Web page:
A team from the Beijing Genomics Institute in China has sequenced the genome of two foetuses in utero, in an attempt to detect their genetic risk for a certain number of diseases. To do this, they collected blood samples from pregnant women in which foetal cells were circulating. Once these cells were isolated, sequencing was carried out. The results have been published in Prenatal Diagnosis. One of the foetuses "presented genetic variants related to intestinal cancer, intestinal disorders and liver diseases" whilst the other foetus "had a gene variant associated with salt imbalance".
The Chinese team presents the technique as an "improved version" of screening carried out with the parents' genome and used to "establish the full genetic portrait of the developing foetus", but this has proved both "complicated and costly". The scientists also emphasised the fact that their "new" technique can be used "from the first trimester of pregnancy".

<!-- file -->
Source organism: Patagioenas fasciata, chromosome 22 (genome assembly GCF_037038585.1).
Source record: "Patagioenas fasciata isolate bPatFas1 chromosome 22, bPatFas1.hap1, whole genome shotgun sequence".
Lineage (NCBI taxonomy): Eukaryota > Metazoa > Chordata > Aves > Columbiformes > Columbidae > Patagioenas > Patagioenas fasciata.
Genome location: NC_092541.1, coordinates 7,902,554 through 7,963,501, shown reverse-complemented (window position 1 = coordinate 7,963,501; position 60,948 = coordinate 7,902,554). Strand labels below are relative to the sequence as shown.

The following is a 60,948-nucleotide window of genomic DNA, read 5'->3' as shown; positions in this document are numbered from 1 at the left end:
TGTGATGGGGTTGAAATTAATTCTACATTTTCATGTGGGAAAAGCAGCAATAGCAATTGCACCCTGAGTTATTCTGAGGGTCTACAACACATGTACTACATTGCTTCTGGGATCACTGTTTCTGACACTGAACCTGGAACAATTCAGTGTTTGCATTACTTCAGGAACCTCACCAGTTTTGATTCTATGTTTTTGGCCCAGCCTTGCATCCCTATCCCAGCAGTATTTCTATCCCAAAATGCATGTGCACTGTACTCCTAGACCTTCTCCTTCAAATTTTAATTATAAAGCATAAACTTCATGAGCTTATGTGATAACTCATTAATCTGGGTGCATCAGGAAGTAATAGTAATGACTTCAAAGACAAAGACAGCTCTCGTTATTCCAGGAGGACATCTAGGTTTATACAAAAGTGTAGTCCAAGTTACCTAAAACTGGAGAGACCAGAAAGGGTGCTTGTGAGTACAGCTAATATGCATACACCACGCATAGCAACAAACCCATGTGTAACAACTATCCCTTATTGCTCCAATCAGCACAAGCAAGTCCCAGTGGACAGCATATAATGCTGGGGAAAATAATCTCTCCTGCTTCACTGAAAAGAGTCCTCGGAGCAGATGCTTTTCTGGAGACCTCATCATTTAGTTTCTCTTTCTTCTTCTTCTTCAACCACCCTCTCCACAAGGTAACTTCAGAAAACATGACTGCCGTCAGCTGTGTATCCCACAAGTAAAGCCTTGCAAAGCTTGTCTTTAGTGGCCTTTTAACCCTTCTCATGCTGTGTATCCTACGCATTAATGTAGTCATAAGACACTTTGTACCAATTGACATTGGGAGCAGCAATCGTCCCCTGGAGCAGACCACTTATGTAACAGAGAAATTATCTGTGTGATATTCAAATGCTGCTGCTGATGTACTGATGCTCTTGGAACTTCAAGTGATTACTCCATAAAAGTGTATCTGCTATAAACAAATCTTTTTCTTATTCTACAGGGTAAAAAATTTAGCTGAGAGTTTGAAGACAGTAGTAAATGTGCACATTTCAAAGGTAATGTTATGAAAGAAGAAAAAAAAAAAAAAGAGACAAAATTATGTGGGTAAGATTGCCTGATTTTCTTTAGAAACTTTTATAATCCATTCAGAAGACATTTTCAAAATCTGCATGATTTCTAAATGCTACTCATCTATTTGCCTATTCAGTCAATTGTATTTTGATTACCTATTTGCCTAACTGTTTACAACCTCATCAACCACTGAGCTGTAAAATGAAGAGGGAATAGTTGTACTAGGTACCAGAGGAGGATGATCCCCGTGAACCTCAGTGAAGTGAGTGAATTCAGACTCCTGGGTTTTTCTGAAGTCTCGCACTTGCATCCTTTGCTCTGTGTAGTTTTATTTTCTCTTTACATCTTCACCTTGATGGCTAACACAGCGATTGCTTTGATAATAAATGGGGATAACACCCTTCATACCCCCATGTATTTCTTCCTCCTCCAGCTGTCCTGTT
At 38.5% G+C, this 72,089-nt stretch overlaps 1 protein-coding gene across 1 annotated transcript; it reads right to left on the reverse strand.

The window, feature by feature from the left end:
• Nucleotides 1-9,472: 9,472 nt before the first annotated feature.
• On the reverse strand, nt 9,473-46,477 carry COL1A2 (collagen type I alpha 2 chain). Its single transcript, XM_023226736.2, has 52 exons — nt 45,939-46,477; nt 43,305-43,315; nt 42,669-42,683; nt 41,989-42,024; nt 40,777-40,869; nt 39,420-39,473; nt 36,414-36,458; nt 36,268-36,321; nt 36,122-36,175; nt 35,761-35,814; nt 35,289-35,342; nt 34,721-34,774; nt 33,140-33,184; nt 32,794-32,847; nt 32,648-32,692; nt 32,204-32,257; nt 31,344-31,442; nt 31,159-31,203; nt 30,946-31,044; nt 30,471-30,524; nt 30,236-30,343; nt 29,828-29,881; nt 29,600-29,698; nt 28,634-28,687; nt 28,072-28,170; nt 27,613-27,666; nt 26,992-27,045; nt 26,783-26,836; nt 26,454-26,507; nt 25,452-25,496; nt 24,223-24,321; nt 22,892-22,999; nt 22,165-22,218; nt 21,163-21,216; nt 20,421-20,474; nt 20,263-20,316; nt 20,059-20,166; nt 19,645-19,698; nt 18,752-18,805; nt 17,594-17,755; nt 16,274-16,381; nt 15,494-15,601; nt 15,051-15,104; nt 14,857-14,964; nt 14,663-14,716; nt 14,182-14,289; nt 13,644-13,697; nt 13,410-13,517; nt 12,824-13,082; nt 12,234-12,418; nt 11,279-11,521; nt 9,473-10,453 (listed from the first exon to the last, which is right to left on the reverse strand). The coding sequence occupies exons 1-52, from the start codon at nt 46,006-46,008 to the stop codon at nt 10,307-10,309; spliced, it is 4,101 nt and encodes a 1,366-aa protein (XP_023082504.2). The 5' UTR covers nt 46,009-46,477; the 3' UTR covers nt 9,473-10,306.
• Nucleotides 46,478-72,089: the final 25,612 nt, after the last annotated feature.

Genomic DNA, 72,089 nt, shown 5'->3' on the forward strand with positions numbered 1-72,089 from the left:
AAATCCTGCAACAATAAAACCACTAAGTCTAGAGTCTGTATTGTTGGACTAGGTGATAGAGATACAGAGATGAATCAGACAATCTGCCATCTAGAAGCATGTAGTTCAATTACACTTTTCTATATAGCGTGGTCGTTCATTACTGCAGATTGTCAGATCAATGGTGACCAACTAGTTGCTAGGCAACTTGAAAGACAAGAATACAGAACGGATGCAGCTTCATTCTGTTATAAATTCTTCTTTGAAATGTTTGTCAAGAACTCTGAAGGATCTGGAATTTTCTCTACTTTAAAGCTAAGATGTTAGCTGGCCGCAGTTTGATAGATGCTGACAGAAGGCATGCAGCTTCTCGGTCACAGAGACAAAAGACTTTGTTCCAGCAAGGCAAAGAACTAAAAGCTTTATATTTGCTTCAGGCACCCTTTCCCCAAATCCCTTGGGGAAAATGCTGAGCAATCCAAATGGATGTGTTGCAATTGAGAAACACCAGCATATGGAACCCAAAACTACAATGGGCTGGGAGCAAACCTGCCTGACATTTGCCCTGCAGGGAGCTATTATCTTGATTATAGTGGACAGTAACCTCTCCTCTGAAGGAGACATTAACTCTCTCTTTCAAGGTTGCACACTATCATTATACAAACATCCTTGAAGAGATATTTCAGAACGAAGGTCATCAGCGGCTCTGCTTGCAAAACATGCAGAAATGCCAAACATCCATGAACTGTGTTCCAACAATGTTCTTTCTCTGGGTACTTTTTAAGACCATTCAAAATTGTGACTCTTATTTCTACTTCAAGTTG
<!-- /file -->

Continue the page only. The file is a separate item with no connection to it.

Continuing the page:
The information obtained with this prenatal test is of limited significance: "The impact of a gene variant on the risk of developing a disease throughout a person's life in fact varies depending on several factors including environment and lifestyle. The discovery of certain genetic variants in a foetus that has not yet been exposed to the world could ultimately prove nothing more than a slight health risk". Once conveyed to parents, these results could have dramatic consequences and lead to abortions.
Science post, Brice Louvet (13/02/2018)